Externally supplied to MCU 30 is a signal indicating conditions for driving the motor 36. Based on the supplied signal, an UP/DOWN signal for instructing the driving direction and a read clock signal for determining the driving speed are supplied to the address counter 31. Simultaneously, MCU 30 executes the same process as explained with reference to the flow chart of FIG. 4. That is, the value determining the amplitude of the sine/cosine waves is increased or decreased in accordance with the conditions for driving the motor 36. The value determining the amplitude of the sine/cosine waves, which is obtained in this manner, is supplied to VCA 41 as a gain control signal (AMP signal). This is, for example, such that the amplitude of the sine/cosine waves for driving the motor 36 should be 75% of the maximum amplitude.

Data on the rectangular wave of a duty ratio corresponding to the sine/cosine waves preliminarily stored in ROM 40 is read out from MCU 30 by the address counter 31 which is supplied with the UP/DOWN signal and the read clock signal. The data read out here is supplied to VCA 41. Also supplied to VCA 41 is a value indicating the amplitude of the sine/cosine wave (AMP signal). According to this value, predetermined arithmetic operation is executed to the data supplied from ROM 40 to produce rectangular-wave data with a duty ratio corresponding to the sine/cosine waves with the amplitude of 75%, for example, and the data is supplied to the PWM generating circuits 34a and 34b. At this time, among data supplied from ROM 40, sine-wave data, for example, is supplied to the PWM generating circuit 34a, and cosine-wave data is supplied to the PWM generating circuit 34b.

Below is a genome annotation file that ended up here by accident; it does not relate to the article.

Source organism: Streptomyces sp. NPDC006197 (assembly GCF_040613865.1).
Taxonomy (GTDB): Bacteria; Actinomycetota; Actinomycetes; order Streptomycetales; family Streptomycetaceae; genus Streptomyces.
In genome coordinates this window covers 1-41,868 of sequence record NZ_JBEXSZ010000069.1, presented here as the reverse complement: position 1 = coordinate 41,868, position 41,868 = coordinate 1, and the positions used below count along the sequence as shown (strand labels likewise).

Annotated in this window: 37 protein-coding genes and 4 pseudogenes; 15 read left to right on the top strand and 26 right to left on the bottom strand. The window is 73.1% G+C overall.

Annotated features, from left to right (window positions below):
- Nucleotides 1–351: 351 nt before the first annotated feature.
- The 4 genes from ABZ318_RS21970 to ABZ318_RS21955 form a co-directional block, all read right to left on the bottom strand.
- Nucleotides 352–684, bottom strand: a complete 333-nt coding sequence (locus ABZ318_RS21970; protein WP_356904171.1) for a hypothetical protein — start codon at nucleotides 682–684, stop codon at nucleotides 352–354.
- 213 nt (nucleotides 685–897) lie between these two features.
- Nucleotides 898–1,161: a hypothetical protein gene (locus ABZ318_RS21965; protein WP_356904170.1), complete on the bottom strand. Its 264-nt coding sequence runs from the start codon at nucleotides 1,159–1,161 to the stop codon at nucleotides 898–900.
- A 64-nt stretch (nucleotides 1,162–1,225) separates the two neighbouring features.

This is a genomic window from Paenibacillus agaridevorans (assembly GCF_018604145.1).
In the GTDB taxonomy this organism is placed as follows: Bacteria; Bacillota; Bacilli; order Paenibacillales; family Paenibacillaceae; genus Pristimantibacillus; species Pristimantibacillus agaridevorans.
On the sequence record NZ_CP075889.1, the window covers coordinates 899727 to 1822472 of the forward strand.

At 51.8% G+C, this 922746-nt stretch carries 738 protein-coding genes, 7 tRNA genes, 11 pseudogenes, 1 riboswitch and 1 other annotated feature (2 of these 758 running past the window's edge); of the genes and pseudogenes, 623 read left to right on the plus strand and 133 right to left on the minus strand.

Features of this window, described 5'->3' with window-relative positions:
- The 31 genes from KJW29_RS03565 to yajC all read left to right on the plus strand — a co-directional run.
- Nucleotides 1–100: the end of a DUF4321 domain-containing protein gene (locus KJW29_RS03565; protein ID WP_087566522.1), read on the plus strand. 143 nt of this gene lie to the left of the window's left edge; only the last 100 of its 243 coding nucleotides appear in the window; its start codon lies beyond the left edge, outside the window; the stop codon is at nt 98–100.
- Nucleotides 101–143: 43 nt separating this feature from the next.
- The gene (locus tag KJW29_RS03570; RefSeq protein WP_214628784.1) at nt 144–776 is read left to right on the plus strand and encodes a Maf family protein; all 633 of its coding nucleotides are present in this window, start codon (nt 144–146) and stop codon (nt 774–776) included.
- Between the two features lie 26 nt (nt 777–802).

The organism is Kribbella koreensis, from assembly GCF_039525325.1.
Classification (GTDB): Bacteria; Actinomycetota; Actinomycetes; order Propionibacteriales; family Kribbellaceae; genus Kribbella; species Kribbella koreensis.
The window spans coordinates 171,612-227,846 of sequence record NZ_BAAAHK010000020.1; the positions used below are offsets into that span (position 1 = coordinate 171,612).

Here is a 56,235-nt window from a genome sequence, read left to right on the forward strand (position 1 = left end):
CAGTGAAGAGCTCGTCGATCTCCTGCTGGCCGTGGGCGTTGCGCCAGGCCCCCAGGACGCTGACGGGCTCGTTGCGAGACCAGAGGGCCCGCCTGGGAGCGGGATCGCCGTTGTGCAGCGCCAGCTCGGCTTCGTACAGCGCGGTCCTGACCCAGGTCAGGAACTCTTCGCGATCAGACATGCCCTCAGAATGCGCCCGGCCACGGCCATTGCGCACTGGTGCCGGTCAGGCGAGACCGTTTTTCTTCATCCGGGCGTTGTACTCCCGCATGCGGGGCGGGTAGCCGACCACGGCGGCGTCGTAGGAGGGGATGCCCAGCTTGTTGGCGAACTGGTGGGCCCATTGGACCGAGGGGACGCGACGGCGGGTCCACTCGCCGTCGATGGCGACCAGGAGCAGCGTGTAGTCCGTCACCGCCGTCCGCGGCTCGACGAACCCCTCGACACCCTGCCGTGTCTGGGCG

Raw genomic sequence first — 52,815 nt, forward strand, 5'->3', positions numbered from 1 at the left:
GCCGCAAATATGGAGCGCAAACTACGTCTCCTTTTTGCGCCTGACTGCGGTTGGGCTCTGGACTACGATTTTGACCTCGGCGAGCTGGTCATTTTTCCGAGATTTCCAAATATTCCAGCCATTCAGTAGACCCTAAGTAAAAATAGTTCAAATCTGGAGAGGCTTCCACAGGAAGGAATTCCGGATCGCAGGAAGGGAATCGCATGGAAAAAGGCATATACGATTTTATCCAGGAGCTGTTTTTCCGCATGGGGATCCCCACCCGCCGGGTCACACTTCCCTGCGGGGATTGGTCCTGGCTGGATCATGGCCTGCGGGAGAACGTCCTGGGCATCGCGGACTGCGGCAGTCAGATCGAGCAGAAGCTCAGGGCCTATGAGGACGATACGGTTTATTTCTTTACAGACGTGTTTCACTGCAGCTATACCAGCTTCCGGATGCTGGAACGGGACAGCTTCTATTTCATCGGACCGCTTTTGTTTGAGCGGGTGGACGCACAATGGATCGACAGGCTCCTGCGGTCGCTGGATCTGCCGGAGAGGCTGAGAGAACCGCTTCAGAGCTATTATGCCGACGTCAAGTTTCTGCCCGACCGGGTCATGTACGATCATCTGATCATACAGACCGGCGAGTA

A rectangular-wave output from the PWM generating circuit 34a is supplied to the coil 36a of the stepping motor 36 via the H bridge circuit 35a for driving the stepping motor 36. A rectangular-wave output from the PWM generating circuit 34b is supplied to the coil 36b of the stepping motor 36 via the H bridge circuit 35b. In this case, the rectangular wave is smoothed into a sine wave (or a cosine wave) by the H bridge circuit 35a and the coil 36a, or the H bridge circuit 35b and the coil 36b. As a result, the stepping motor 36 is driven by a sine or cosine wave.

In the examples explained above, the stepping motor is driven by a constant voltage. The invention, however, may employ a constant current by providing a resistor in the H bridge to detect a current flowing in the motor coil and by feeding it back to the PWM generating circuit.

Additionally, the above description has been made on an embodiments in which the stepping motor is driven by micro-step driving and in which the driving speed varies. The invention, however, is not limited to this embodiment. As to the driving waveform, the invention can be realized by using a rectangular wave used for two-phase excitation driving and 1-2-phase excitation driving and by similarly changing the amplitude.

Moreover, as to loaded conditions of the stepping motors, MCU may be designed to judge various factors, not limited to high-speed driving and low-speed driving.

As explained above, according to the invention, stepping motors for driving zoom and focusing lenses of a video camera can be supplied with appropriate drive voltages, or drive currents, responsive to loads to the stepping motors. Therefore, power consumption by the motors can be reduced. As a result, the battery can supply power for a longer time, and the portable video camera can be used for a longer time.

Additionally, since the power consumed by the motors is optimized, generation of heat at the motors can be reduced.

Further, since the motors are driven with minimum energy during low-speed driving, vibrations and noise of the motors can be reduced.

Having described specific preferred embodiments of the present invention with reference to the accompanying drawings, it is to be understood that the invention is not limited to those precise embodiments, and that various changes and modifications may be effected therein by one skilled in the art without departing from the scope or the spirit of the invention as defined in the appended claims.

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Classifications
U.S. Classification348/357, 348/240.3, 348/E05.045, 348/E05.042
International ClassificationH04N5/232, H02P8/40, G02B7/28, G02B7/10, G03B13/36, H02P8/18
Cooperative ClassificationH04N5/232, H02P8/40, H04N5/23241, G02B7/102, H04N5/23212
European ClassificationH04N5/232P, H02P8/40, H04N5/232, H04N5/232F, G02B7/10A